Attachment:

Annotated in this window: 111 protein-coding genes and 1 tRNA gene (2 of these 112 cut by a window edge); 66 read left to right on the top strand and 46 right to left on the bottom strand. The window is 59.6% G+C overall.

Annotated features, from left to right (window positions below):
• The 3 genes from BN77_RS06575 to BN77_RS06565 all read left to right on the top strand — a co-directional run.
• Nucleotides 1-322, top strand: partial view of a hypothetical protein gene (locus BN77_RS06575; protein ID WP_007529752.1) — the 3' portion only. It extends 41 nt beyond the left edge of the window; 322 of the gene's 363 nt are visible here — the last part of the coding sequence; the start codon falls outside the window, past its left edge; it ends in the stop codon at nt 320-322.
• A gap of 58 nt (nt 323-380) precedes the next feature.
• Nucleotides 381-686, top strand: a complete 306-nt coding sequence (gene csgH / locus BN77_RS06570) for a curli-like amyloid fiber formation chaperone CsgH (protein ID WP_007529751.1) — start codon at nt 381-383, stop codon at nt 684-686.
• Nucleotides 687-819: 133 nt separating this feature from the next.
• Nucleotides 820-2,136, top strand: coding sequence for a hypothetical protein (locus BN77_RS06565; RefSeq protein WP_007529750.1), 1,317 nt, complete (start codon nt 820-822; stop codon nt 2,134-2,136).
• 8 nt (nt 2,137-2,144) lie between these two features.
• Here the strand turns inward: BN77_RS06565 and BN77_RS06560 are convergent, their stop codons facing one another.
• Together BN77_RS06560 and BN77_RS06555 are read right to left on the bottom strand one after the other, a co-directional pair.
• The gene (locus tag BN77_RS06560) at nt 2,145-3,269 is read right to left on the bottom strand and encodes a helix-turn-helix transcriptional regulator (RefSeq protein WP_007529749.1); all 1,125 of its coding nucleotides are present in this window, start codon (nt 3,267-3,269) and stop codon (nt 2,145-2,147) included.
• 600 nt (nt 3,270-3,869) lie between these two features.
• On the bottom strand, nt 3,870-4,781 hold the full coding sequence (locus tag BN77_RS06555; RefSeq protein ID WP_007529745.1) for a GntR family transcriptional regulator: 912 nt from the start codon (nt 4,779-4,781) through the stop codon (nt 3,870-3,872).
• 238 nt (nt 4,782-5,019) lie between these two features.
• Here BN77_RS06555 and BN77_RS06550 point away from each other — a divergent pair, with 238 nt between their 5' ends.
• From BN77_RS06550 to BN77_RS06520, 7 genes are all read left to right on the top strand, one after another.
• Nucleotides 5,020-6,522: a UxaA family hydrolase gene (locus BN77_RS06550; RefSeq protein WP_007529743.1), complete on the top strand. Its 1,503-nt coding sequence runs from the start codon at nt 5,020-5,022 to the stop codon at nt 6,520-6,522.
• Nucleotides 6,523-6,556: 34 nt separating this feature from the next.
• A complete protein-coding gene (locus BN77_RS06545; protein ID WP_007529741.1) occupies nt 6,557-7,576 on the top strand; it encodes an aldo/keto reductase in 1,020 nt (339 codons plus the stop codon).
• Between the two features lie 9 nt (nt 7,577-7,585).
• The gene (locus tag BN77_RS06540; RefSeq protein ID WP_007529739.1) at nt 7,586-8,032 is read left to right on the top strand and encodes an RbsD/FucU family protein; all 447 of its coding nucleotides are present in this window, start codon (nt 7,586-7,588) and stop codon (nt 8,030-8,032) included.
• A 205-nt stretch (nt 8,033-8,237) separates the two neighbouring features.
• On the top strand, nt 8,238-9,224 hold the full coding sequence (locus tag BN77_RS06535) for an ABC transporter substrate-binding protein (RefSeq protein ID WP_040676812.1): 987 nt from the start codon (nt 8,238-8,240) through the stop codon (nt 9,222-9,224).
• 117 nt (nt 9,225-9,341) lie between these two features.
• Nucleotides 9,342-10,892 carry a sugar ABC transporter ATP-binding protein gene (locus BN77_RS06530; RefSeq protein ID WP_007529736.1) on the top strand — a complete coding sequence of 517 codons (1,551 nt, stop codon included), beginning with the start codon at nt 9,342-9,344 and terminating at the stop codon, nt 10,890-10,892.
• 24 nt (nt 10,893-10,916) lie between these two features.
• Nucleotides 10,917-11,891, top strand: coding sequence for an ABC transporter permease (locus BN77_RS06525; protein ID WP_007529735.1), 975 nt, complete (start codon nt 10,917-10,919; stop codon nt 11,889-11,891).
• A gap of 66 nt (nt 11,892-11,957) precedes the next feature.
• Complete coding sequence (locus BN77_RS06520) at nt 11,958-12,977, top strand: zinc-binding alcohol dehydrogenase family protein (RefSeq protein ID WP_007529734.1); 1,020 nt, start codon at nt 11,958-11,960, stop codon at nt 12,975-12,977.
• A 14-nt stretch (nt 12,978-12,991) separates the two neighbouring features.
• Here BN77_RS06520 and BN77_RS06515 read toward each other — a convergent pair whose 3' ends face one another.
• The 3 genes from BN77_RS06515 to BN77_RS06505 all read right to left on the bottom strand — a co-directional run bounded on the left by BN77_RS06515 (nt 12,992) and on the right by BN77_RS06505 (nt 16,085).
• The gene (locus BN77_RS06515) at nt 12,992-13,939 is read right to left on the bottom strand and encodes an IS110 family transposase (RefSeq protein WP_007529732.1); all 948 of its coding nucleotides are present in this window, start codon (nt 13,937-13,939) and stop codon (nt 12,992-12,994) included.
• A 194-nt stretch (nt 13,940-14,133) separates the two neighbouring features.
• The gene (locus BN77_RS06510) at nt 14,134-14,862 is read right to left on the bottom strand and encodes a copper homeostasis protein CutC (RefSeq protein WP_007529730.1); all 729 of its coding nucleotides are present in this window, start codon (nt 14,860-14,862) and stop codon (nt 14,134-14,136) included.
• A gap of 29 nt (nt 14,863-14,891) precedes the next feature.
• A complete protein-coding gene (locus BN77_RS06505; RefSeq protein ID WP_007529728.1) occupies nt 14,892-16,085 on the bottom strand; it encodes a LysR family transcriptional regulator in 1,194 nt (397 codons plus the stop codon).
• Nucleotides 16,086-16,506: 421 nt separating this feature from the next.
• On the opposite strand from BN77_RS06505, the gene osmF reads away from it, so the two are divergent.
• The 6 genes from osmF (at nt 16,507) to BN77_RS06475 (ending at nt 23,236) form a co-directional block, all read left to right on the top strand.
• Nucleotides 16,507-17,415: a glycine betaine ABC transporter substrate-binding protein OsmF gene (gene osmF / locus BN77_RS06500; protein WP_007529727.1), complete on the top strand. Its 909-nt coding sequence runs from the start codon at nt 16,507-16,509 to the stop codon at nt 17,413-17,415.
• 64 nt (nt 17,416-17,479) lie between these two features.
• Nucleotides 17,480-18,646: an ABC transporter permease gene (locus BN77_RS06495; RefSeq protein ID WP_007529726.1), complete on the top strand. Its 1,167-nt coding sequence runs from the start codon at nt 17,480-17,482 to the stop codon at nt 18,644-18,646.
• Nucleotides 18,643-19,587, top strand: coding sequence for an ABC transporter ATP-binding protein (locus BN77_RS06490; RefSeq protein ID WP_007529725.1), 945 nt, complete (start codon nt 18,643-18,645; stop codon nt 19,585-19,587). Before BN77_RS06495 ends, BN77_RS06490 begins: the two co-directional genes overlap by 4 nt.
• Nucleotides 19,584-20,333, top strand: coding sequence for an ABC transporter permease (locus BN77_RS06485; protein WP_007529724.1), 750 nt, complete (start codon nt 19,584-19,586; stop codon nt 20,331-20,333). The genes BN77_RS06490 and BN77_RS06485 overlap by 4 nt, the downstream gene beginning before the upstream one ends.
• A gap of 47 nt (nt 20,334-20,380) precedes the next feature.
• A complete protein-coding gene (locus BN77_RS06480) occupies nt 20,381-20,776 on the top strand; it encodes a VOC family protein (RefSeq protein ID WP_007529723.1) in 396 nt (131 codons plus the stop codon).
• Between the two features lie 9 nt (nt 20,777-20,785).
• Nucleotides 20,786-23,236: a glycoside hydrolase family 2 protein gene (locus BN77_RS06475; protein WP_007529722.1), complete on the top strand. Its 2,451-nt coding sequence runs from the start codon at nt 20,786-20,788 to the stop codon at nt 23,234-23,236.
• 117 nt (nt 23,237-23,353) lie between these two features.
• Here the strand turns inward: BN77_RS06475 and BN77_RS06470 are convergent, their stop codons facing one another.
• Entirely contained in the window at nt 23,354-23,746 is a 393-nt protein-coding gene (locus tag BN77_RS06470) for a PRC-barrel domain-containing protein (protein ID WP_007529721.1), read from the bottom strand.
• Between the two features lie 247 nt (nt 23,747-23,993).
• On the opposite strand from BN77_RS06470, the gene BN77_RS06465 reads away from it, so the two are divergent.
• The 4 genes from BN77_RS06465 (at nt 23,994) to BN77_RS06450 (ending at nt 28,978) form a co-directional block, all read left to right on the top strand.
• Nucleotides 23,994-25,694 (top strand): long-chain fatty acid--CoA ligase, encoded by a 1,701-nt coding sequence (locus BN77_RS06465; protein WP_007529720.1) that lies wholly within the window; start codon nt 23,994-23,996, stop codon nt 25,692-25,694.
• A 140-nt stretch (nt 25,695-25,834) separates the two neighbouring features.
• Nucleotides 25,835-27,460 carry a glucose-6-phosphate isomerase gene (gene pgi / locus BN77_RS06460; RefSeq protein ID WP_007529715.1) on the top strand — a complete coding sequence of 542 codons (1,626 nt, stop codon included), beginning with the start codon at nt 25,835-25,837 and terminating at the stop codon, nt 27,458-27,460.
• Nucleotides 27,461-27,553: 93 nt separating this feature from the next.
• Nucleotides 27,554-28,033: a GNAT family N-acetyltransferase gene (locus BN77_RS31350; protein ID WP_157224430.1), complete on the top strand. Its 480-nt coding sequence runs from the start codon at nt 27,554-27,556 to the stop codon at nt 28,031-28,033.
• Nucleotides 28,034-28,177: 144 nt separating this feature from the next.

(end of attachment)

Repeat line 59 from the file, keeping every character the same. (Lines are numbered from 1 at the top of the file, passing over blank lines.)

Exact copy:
• Nucleotides 25,835-27,460 carry a glucose-6-phosphate isomerase gene (gene pgi / locus BN77_RS06460; RefSeq protein ID WP_007529715.1) on the top strand — a complete coding sequence of 542 codons (1,626 nt, stop codon included), beginning with the start codon at nt 25,835-25,837 and terminating at the stop codon, nt 27,458-27,460.